Detroit Mercy's Fr. Staudenmaier To Be
Gasson Professor

By Sean Smith
Staff Writer

Boston College has named University of Detroit Mercy History Professor John M. Staudenmaier, SJ, a scholar of technology and its impact on society and culture, as the Thomas I. Gasson, SJ, Professor for 1998-99 and 1999-2000.

Fr. Staudenmaier is editor of Technology and Culture , the international quarterly journal of the Society for the History of Technology, a five-year appointment he began serving in 1995. He is the author of Technology's Storytellers: Reweaving the Human Fabric , for which he received an Alpha Sigma Nu Book Award in 1986.

"We're very pleased to welcome Fr. Staudenmaier as our next Gasson Professor," said Academic Vice President and Dean of Faculties William B. Neenan, SJ. "The blend of science, technology and history he brings to his work is fascinating, and will further enrich the quality of scholarship and teaching at Boston College."

"It is an honor to have a Jesuit scholar of Fr. Staudenmaier's stature," said College of Arts and Sciences Dean J. Robert Barth, SJ. "His presence will certainly enhance our already strong History Department. Furthermore, at a time when the University is incorporating technology more and more into its daily life, Fr. Staudenmaier can perhaps help us examine questions this trend might raise."

John M. Staudenmaier, SJ.
Fr. Staudenmaier will succeed Richard Blake, SJ, a film historian who will remain a member of the Fine Arts faculty after his tenure as Gasson Professor ends. The Gasson chair, the university's first endowed professorship, was established in 1975 with a gift from the Jesuit Community. It supports a distinguished Jesuit scholar's visiting professorship in any discipline at the University.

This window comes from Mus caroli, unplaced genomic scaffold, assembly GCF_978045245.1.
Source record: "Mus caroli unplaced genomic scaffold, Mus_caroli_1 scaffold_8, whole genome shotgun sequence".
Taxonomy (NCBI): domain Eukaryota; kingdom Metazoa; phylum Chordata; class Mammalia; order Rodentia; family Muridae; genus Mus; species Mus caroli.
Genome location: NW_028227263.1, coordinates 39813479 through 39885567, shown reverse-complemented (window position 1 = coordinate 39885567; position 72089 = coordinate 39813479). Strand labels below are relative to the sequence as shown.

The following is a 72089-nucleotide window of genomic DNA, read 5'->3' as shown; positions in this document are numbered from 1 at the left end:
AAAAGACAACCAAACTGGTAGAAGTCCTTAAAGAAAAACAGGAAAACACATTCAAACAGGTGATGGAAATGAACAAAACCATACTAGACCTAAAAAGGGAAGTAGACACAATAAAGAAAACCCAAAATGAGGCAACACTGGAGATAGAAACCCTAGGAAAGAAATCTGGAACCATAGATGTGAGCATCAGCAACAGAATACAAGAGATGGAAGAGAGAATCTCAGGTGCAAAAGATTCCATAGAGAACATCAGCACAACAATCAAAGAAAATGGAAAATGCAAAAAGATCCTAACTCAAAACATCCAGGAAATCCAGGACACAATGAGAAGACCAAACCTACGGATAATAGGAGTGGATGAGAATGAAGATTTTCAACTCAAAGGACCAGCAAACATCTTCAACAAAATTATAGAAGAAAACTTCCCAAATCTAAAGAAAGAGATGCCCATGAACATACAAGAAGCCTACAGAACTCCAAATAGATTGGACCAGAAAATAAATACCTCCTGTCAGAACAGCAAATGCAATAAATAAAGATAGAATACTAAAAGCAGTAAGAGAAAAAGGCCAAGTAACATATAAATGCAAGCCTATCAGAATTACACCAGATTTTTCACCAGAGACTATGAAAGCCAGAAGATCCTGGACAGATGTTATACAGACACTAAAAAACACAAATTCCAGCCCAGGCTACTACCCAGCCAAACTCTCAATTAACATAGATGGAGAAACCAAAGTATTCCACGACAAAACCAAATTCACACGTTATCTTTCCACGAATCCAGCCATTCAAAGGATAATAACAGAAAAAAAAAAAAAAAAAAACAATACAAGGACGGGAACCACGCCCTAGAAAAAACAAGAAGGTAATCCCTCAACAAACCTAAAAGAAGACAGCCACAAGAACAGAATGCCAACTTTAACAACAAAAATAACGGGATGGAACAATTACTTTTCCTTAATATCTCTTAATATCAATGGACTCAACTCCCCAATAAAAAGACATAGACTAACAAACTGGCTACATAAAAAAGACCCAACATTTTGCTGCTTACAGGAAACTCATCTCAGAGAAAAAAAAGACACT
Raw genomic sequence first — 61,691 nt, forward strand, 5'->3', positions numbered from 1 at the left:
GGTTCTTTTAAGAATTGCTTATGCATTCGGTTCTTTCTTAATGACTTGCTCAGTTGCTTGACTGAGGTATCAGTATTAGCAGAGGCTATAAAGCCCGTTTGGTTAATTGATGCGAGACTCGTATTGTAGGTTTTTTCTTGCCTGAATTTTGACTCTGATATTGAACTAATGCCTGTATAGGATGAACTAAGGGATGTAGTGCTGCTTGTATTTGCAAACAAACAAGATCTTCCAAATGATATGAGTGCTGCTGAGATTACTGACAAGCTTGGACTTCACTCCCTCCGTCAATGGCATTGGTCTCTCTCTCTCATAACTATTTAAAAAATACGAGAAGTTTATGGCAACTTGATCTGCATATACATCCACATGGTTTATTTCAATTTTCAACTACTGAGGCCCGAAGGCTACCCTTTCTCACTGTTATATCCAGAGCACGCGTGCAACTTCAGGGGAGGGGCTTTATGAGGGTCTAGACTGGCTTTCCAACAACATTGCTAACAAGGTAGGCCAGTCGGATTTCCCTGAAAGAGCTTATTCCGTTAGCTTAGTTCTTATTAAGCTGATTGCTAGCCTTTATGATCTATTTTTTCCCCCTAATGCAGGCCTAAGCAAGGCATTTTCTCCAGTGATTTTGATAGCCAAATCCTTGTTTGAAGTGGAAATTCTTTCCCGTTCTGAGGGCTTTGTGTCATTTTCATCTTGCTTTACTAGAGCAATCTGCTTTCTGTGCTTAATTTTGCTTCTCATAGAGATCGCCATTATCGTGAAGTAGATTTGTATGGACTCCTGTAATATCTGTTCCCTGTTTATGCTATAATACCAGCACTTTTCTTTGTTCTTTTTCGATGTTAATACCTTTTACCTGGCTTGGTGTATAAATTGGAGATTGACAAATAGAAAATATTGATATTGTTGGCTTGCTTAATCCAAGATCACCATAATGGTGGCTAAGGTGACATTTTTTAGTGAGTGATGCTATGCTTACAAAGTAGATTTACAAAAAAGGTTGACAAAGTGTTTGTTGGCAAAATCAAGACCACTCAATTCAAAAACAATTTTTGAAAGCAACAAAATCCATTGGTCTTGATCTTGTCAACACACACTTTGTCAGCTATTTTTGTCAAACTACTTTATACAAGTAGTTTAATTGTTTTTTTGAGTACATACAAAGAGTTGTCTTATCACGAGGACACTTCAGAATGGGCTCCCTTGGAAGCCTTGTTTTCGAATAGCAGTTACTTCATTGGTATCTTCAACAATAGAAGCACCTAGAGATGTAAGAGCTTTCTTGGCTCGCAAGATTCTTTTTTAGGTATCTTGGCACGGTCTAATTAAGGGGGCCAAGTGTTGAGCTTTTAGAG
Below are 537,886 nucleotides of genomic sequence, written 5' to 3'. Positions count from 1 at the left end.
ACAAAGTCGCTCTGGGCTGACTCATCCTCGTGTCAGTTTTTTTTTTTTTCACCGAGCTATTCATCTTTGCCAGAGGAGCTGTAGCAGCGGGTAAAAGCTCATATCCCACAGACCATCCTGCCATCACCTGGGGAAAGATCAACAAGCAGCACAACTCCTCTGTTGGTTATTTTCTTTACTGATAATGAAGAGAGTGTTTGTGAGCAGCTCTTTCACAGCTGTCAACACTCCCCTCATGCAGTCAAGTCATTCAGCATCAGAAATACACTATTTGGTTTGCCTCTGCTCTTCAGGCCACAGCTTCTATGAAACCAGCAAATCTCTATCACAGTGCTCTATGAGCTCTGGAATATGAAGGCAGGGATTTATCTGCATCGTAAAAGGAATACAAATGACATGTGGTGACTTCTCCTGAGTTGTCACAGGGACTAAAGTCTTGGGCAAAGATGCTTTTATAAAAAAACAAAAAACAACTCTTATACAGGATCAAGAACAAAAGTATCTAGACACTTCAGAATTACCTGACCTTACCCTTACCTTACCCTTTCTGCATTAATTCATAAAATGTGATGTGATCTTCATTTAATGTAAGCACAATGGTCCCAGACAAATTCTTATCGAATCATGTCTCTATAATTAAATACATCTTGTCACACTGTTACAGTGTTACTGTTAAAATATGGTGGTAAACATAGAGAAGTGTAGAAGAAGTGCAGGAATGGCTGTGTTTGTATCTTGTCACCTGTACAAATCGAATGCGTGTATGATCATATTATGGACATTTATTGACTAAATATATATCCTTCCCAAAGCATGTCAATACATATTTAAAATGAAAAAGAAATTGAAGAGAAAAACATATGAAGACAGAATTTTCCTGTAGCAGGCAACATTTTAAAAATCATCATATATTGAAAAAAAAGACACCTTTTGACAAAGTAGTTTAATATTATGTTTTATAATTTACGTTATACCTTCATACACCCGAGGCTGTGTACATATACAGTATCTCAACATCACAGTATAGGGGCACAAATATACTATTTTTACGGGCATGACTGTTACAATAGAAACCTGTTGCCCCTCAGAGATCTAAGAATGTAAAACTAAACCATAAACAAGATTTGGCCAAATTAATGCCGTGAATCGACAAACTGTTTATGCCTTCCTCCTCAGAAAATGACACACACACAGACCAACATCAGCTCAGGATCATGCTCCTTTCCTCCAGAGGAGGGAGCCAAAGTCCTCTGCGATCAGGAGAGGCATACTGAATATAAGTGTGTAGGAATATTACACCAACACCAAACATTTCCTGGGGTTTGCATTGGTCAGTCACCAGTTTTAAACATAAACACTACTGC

"This is a real windfall for me," said Fr. Staudenmaier, who has taught at Detroit Mercy since 1981 and on several occasions at Massachusetts Institute of Technology. "I have some book projects in mind, and as Gasson Professor I will be able to pay some attention to my scholarship. I am also very pleased to be coming back to Boston, which I consider my principal intellectual home.

"Most of all, I am enthusiastic about the chance to know Boston College better," he added. "I've been impressed with its commitment to strengthening research opportunities and resources for its faculty. As a visiting faculty member, I've always enjoyed getting to know the students, and I look forward to engaging them at Boston College."

As Gasson Professor, Fr. Staudenmaier will teach in the History Department and present public lectures concerning his research.

At Detroit Mercy, Fr. Staudenmaier has taught courses and seminars on subjects such as US technological and labor history, the politics and ethics of engineering, and gender and technology. He was a visiting faculty member at MIT in 1983, 1984, 1988 and 1990, and a fellow at MIT's Dibner Institute for the History of Science and Technology in 1993. He also has taught at Santa Clara University, St. Louis University and the University of Pennsylvania.

In addition, Fr. Staudenmaier has worked for more than 30 years with the Lakota people at the Pine Ridge Indian Reservation in South Dakota. He has taught and counseled students at the Red Cloud Indian School in Pine Ridge, directed a teenage recreational program and performed other pastoral duties.

His early years at Pine Ridge, Fr. Staudenmaier said, coincided with a growing interest in technology issues, and led him to explore these in the context of Catholic and Jesuit spirituality.

"We cannot truly know the grace of God if we do not pay attention to the times," he explained. "Grace works through the human experience and from the fabric of life. Today, one of the most important dimensions to human experience is the way public discourse treats technology, and the way technology itself is evolving. Those are the questions at the center of my research and teaching."

Fr. Staudenmaier earned bachelor's and master's degrees in philosophy in 1963 and 1964, respectively, at St. Louis University, where from 1967-71 he studied theology at the School of Divinity. He also holds master's and doctoral degrees in American civilization from the University of Pennsylvania.

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